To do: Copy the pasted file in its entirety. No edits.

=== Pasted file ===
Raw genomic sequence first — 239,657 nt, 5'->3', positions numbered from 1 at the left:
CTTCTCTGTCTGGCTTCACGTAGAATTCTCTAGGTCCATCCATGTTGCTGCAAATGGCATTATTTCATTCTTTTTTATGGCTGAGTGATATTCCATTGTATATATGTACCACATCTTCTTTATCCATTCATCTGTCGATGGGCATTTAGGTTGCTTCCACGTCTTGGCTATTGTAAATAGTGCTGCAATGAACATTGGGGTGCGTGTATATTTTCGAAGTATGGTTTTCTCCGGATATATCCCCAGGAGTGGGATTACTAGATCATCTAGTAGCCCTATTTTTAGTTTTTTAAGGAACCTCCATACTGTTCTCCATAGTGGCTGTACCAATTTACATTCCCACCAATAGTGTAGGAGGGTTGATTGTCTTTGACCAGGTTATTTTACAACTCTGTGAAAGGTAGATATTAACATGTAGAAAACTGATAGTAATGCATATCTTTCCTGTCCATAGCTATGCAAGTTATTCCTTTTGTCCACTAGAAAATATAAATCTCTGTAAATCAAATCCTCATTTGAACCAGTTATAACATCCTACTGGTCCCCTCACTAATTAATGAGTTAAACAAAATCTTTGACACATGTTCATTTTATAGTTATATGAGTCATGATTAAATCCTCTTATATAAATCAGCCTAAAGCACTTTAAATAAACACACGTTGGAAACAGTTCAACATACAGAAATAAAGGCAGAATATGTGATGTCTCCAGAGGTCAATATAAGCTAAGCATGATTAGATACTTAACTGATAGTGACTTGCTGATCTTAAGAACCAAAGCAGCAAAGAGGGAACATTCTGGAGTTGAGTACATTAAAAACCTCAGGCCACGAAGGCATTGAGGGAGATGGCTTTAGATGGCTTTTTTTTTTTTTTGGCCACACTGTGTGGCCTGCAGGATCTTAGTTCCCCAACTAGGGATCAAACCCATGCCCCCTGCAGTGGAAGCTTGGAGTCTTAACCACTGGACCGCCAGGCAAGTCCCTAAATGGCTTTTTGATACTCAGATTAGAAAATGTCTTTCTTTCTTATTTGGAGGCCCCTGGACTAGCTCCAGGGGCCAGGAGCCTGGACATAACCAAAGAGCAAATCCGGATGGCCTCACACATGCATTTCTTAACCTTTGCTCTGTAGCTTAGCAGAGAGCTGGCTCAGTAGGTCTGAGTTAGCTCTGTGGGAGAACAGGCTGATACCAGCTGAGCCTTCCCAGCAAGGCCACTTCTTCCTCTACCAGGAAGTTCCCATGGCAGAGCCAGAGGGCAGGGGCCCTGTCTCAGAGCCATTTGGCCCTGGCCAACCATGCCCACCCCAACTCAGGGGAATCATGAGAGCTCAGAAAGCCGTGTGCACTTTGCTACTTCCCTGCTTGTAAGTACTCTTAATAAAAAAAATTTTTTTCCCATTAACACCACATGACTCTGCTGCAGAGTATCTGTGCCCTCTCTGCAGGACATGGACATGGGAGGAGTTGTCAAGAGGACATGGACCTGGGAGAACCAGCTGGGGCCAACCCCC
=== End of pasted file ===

Raw genomic sequence first — 239,657 nt, 5'->3', positions numbered from 1 at the left:
CTTCTCTGTCTGGCTTCACGTAGAATTCTCTAGGTCCATCCATGTTGCTGCAAATGGCATTATTTCATTCTTTTTTATGGCTGAGTGATATTCCATTGTATATATGTACCACATCTTCTTTATCCATTCATCTGTCGATGGGCATTTAGGTTGCTTCCACGTCTTGGCTATTGTAAATAGTGCTGCAATGAACATTGGGGTGCGTGTATATTTTCGAAGTATGGTTTTCTCCGGATATATCCCCAGGAGTGGGATTACTAGATCATCTAGTAGCCCTATTTTTAGTTTTTTAAGGAACCTCCATACTGTTCTCCATAGTGGCTGTACCAATTTACATTCCCACCAATAGTGTAGGAGGGTTGATTGTCTTTGACCAGGTTATTTTACAACTCTGTGAAAGGTAGATATTAACATGTAGAAAACTGATAGTAATGCATATCTTTCCTGTCCATAGCTATGCAAGTTATTCCTTTTGTCCACTAGAAAATATAAATCTCTGTAAATCAAATCCTCATTTGAACCAGTTATAACATCCTACTGGTCCCCTCACTAATTAATGAGTTAAACAAAATCTTTGACACATGTTCATTTTATAGTTATATGAGTCATGATTAAATCCTCTTATATAAATCAGCCTAAAGCACTTTAAATAAACACACGTTGGAAACAGTTCAACATACAGAAATAAAGGCAGAATATGTGATGTCTCCAGAGGTCAATATAAGCTAAGCATGATTAGATACTTAACTGATAGTGACTTGCTGATCTTAAGAACCAAAGCAGCAAAGAGGGAACATTCTGGAGTTGAGTACATTAAAAACCTCAGGCCACGAAGGCATTGAGGGAGATGGCTTTAGATGGCTTTTTTTTTTTTTTGGCCACACTGTGTGGCCTGCAGGATCTTAGTTCCCCAACTAGGGATCAAACCCATGCCCCCTGCAGTGGAAGCTTGGAGTCTTAACCACTGGACCGCCAGGCAAGTCCCTAAATGGCTTTTTGATACTCAGATTAGAAAATGTCTTTCTTTCTTATTTGGAGGCCCCTGGACTAGCTCCAGGGGCCAGGAGCCTGGACATAACCAAAGAGCAAATCCGGATGGCCTCACACATGCATTTCTTAACCTTTGCTCTGTAGCTTAGCAGAGAGCTGGCTCAGTAGGTCTGAGTTAGCTCTGTGGGAGAACAGGCTGATACCAGCTGAGCCTTCCCAGCAAGGCCACTTCTTCCTCTACCAGGAAGTTCCCATGGCAGAGCCAGAGGGCAGGGGCCCTGTCTCAGAGCCATTTGGCCCTGGCCAACCATGCCCACCCCAACTCAGGGGAATCATGAGAGCTCAGAAAGCCGTGTGCACTTTGCTACTTCCCTGCTTGTAAGTACTCTTAATAAAAAAAATTTTTTTCCCATTAACACCACATGACTCTGCTGCAGAGTATCTGTGCCCTCTCTGCAGGACATGGACATGGGAGGAGTTGTCAAGAGGACATGGACCTGGGAGAACCAGCTGGGGCCAACCCCC